# Overview of Encoding Methodologies

"In many practical data science activities, the data set will contain categorical variables. These variables are typically stored as text values". (Practical Business Python) Since machine learning is based on mathematical equations, it would cause a problem when we keep categorical variables as is. Many algorithms support categorical values without further manipulation, but in those cases, it’s still a topic of discussion on whether to encode the variables or not. The algorithms that do not support categorical values, in that case, are left with encoding methodologies. Let’s discuss some methods here.

## Encoding Methodologies

### Label encoding

In label encoding, we map each category to a number or a label. The labels chosen for the categories have no relationship. So categories that have some ties or are close to each other lose such information after encoding.

### Frequency encoding

It is a way to utilize the frequency of the categories as labels. In the cases where the frequency is related somewhat with the target variable, it helps the model to understand and assign the weight in direct and inverse proportion, depending on the nature of the data.

### One-hot encoding

In this method, we map each category to a vector that contains 1 and 0 denoting the presence of the feature or not. The number of vectors depends on the categories which we want to keep. For high cardinality features, this method produces a lot of columns that slows down the learning significantly. There is a buzz between one hot encoding and dummy encoding and when to use one. They are much alike except one hot encoding produces the number of columns equal to the number of categories and dummy producing is one less. This should ultimately be handled by the modeler accordingly in the validation process.

#### Dummy variable trap:

Suppose you have two categories in a categorical feature. After performing one hot encoding, there will be two columns representing the categorical feature, but when you look closely only one vector is good enough in representing both values. Like a categorical feature, they have two values let's say “red” and “blue”. After performing one hot encoding two vectors will be formed. One denoting “red” and the other “blue”, but the information can be learned by using only one vector, and the other will be constant. So we can drop one vector that will lead to less data on which algorithms need to be trained. It helps the model to perform better as well as increased ease in the ability to explain the working of the model. In real life scenarios, we have to cater to a lot of categorical features sometimes with prior knowledge of them with results. Encoding practices do allow you to tackle the input process but also makes the process and learning a massive duty task.

### Target or Impact or Likelihood encoding

Target Encoding is similar to label encoding, except here labels are correlated directly with the target. For example, in mean target encoding for each category in the feature label is decided with the mean value of the target variable on a training data. This encoding method brings out the relation between similar categories, but the relations are bounded within the categories and target itself. The advantages of the mean target encoding are that it does not affect the volume of the data and helps in faster learning and the disadvantage is its harder to validate. Regularization is required in the implementation process of this encoding methodology. Visit target encoder in python and R.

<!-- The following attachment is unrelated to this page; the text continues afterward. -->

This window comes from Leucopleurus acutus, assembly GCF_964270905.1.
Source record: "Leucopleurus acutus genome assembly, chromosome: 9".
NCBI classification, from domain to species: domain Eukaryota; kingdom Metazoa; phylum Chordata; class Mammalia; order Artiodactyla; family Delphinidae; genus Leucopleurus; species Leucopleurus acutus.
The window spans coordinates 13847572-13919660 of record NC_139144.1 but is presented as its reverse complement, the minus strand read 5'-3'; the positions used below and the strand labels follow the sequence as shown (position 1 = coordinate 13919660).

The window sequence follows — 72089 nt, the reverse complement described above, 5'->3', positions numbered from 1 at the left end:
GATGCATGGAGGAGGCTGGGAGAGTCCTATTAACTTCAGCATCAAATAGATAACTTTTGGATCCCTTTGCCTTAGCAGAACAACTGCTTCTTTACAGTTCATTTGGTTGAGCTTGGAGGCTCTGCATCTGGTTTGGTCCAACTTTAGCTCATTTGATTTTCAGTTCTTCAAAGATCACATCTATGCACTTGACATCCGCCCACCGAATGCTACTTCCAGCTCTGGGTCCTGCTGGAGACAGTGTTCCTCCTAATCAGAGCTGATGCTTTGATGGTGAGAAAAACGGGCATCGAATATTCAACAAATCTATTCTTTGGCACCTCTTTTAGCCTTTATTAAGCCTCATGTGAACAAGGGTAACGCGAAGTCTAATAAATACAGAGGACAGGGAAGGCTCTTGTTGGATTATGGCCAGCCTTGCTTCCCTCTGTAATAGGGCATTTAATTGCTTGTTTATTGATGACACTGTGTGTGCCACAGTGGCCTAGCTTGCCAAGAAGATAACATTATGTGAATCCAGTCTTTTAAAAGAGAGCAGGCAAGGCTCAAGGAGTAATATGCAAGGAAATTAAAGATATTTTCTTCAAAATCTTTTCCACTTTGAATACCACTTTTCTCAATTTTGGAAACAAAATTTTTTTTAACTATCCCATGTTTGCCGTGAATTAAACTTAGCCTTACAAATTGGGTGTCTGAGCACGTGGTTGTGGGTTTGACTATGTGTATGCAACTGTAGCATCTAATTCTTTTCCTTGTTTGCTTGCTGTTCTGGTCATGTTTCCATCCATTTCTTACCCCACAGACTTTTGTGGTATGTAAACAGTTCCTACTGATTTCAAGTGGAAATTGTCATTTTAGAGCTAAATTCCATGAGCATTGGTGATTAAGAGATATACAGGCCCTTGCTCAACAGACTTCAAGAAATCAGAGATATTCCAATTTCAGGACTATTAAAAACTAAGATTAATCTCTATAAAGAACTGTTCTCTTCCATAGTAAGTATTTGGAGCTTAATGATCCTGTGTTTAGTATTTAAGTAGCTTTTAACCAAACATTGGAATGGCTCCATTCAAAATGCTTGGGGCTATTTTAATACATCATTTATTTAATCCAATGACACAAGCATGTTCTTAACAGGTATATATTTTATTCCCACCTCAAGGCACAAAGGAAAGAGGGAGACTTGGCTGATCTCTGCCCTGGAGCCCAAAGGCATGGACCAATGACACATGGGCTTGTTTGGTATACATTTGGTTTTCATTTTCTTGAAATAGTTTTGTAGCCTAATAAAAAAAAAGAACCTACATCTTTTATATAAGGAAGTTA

## Encoding Statistics

Encoding variability describes the variation of encoding of individually inside a category. When we talk about the variability in one hot encoding, the variability depends on the time of implementation in which it decides the number of categories to take that do have sufficient impact on the target. Other encoding methodologies do show a significant variability which is identified at the time of validation.

To calculate Encoding distinguishability, we count the labels of the categories and then compute the standard deviation of the labels. That shows the distinguishability of the encoded categories that they are either far away or clustered in an area.

Keep in mind if you go for a simple encoding style in the process of producing a model, the model tends to be biased for better understanding, please visit this discussion, and for different models, you have to estimate your encoding methodology like for regression you can do mean target encoding. If you have the classification, you can go for relative frequency encoding.

Lastly, I'd like to share a scikit-learn-style transformer that helps in encoding categorical variables using different techniques.

## category_encoders

This scikit-learn library provides the following techniques that are currently implemented:

- Ordinal
- One-Hot
- Binary
- Helmert Contrast
- Sum Contrast
- Polynomial Contrast
- Backward Difference Contrast
- Hashing
- BaseN
- LeaveOneOut
- Target Encoding

It supports the pandas dataframe as input and can transform data. It can also support sklearn pipelines, for details visit here.

If you would like to learn more on scikit-learn, take DataCamp's Supervised Learning with scikit-learn course.

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